Gus Sheridan - 07:57pm Oct 20, 2003 PST


Dana Knowles - 11:35pm Oct 20, 2003 PST

No shit. That post is a thing of awesome beauty, Phil.

<edit> I'm dropping back in to say that I've still got goosebumps. Literally.

Hayden Childs - 09:20am Oct 21, 2003 PST

Ditto Gus & Dana, Phil. Excellent.

But Peckinpah's visions of Paradise were dull and treacly next to his feeling for the moment when you're perched on the edge, about to declare yourself, just before the shooting starts. That tense feeling before all hell breaks loose is thrilling, because it's the moment when his people are most alive, and the thing is, his people are more fully alive than any other moviemaker's.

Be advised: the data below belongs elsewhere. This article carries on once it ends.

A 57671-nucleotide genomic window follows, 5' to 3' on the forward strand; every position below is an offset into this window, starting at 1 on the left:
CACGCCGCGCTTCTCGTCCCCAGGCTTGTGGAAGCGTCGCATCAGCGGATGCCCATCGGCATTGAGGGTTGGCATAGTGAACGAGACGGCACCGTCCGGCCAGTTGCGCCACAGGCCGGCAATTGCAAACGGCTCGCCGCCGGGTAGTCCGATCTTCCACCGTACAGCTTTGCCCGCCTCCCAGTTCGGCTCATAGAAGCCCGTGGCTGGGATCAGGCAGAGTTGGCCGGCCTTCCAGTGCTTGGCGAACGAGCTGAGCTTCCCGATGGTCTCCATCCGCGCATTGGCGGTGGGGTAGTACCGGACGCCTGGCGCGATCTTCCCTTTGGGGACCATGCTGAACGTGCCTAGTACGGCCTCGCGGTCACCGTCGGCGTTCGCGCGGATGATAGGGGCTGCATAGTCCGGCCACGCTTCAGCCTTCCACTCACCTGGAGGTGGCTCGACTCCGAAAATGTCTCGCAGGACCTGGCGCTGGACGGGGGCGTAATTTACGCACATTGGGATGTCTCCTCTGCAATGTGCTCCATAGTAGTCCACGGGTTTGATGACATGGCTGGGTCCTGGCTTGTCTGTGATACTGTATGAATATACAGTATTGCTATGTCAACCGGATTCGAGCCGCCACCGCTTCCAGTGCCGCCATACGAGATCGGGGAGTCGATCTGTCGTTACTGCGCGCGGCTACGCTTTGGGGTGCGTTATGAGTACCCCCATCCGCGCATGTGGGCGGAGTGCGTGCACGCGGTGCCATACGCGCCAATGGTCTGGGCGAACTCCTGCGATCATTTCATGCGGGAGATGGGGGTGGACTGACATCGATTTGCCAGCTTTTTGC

Damn straight. Perhaps not-too-contrary to Dana’s argument in her brilliant Straw Dogs article, I think that Peckinpah believed in conflict (and not necessarily violence) as a defining moment of self. His characters set themselves on paths based on preconceived notions and self-images based on a (usually unseen) past, but it is only when they encounter the unavoidable Other that they become truly themselves. In the Wild Bunch, this is when the Bunch are violated by Mapache’s abduction and murder of Angel, but think also of Gil Westrum returning to fight by Steve Judd’s side at the end of Ride the High Country. Or Pat Garrett shooting the image of himself in the mirror after shooting Billy the Kid. Or how Junior Bonner’s conversations with Ace and Curly prepare him for his battle with the bull (and his age). Or Bennie’s final moments in Bring Me The Head of Alfredo Garcia. Or (especially) David Sumner’s admission to his wife in the midst of the conflict in Straw Dogs that this is where he lives.